By Andy Mannix
By Caleb Hannan
By Olivia LaVecchia
By CP Staff
By Aaron Rupar
By Jacob Wheeler
By Olivia LaVecchia
By Aaron Rupar
So, what's a nice girl like me doing on a 1-900 line like this?
Two months ago I broke off a long-distance relationship with someone I really liked. He wanted me to have phone sex with him and I declined. It's not that I don't like phone sex. I do. I just don't believe that phone sex has anything to do with real sex, and I thought that maybe someday I'd want to have real sex with him. I wanted him to see my body without comparing it to some highly optimistic description I'd given him over the phone. Similarly, I believed that, since Qwest allows couples to avoid eye contact, it sometimes facilitates intimate confessions too early in the courtship process. I'm a private person. I'm not going to tell anyone about my peculiar fetish for rodeo clowns. At least not until the third date.
Truthfully, though, my fear of toll-free loving probably stemmed from The Incident. One day during grade school, I dialed a 1-900 number a classmate had given me. "The best part," explained my worldly companion, "is that it's a 900 number, so there's no long distance charge!" When I dialed, I heard a tape recording of cooing female voices: "We're hot, wet, and horny, and waiting for your big hard...[blah, blah, something sexy, blah]." I didn't understand the acts that they were describing. So I dialed and dialed and dialed until I had deciphered the code--or thought I had. The only certainty in the whole transaction was that I was in some very serious trouble when the phone bill came. Remembering the moment during my parents' reprimanding lecture when they asked me, "Did that turn you on?" was enough to keep me from glancing through a certain alt-weekly's back pages until I was 30.
Still, I toss this life lesson away. During my next trip to the supermarket, I pick up 900 Lover, a Harlequin "Blaze" Romance by Rhonda Nelson. The heroine, Rowan Crosswhite, is an out-of-work teacher who pays the bills by working as a phone sex operator. She takes most of her calls in the garden while she's weeding. That is, until she and the gardener of her dreams ride off into the sunset. As early as page six, I read that this is the ideal profession for people who want money without really having to do anything-- basically, the entire human race. "The less said, the better," Nelson writes. "Hell, all [Rowan] really had to do was gasp, wince, and moan. Easy to do, particularly when one was, say, cleaning the toilet, or weeding a flower bed, and the guys, thank God, took care of the rest."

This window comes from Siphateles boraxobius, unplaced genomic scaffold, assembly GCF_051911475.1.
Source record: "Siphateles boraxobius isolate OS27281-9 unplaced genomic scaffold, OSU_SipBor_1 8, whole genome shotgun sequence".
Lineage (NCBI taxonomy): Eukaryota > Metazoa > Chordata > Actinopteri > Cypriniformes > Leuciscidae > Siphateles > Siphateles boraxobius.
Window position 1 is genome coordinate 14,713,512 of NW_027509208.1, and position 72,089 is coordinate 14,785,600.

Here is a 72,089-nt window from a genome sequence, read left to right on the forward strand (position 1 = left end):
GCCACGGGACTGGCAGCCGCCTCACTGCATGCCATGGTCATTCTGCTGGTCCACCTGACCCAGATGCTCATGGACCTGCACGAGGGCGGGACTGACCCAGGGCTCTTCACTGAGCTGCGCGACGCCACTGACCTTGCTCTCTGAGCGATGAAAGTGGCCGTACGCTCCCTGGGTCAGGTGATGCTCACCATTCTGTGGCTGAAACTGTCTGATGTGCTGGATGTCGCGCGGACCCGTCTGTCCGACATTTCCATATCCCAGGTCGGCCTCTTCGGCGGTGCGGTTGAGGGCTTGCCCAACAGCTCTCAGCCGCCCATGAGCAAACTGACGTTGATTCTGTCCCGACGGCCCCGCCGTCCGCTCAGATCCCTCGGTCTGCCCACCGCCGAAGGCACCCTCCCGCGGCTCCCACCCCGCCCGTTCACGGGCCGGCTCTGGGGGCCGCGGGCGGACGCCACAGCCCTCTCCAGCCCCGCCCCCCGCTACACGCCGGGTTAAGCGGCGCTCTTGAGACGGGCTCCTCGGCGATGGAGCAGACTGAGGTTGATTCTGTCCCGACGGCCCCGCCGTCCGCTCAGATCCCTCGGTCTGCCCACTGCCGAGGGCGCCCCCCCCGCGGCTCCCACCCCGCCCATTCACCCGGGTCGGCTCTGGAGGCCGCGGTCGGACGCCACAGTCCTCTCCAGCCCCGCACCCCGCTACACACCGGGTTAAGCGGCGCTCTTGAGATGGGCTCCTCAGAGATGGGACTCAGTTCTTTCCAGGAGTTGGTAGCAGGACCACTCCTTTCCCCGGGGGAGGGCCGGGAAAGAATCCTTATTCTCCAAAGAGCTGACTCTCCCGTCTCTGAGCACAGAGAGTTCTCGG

That sage advice has proven true enough in my sex life. This is the first time I've ever agreed with a Harlequin novel. Then it strikes me: Of course, Rhonda Nelson knows what she's talking about. A romance writer has the same objective as a phone sex operator. And, while there's nothing particularly romantic about penning stories for a newspaper, I'm a writer, too. The reporter in me loves it when freaky people call me up and tell me shocking stories. Plus, with $10 in my bank account, I need a way to pay rent....
The less said, the better, as Ms. Nelson says. But I think you know what I'm thinking.
SexyJobs.com shows an opening for several phone sex operator positions. I put my name down for three of them, filling out the same type of application forms I'd be completing if I wanted to work as a grocery store clerk. A month later, I get a phone call.
The woman on the other end of the receiver says she's from a New Jersey-based company that employs PSOs (phone sex operators, to us lay people) across the country. She sounds completely generic. No identifying accent. No heavy breathing, funny inflections, or affectations. She is matter-of-fact and well-spoken. Ms. Generic explains that her website, which promotes PSO services, is completely unique because it caters to upscale gentlemen and relies on the "girls" to be classy and educated. I roll my eyes and ask what they pay. The caller shells out $2.35 per minute, she says, and the PSO gets 75 cents. The company keeps the rest.
"Tell me about yourself," she continues. I wonder, Does she mean my real self, or the self I'd play as an operator? They're two totally different people, and I don't think they get along. Plus, I don't relish the idea of talking dirty to my future boss. I opt for the real self.
"I'm a writer," I tell her. "I work from home. I thought this might be a way to pad my monthly income."
That answer sounds good to her. I wonder what answer wouldn't sound good to her.
Less than half an hour after we hang up, I get an e-mail welcoming me to the company.
A young girl with Manic Panic bangs? Not quite. A dominatrix in stilettos? Probably not. A beach bunny with fake boobs? No. Definitely not.
The New Jersey company has instructed me to pick out "character photos" from the company's website. There are about 20 sets of photos available to potential callers. I'm trying to decide which of them looks most like me.
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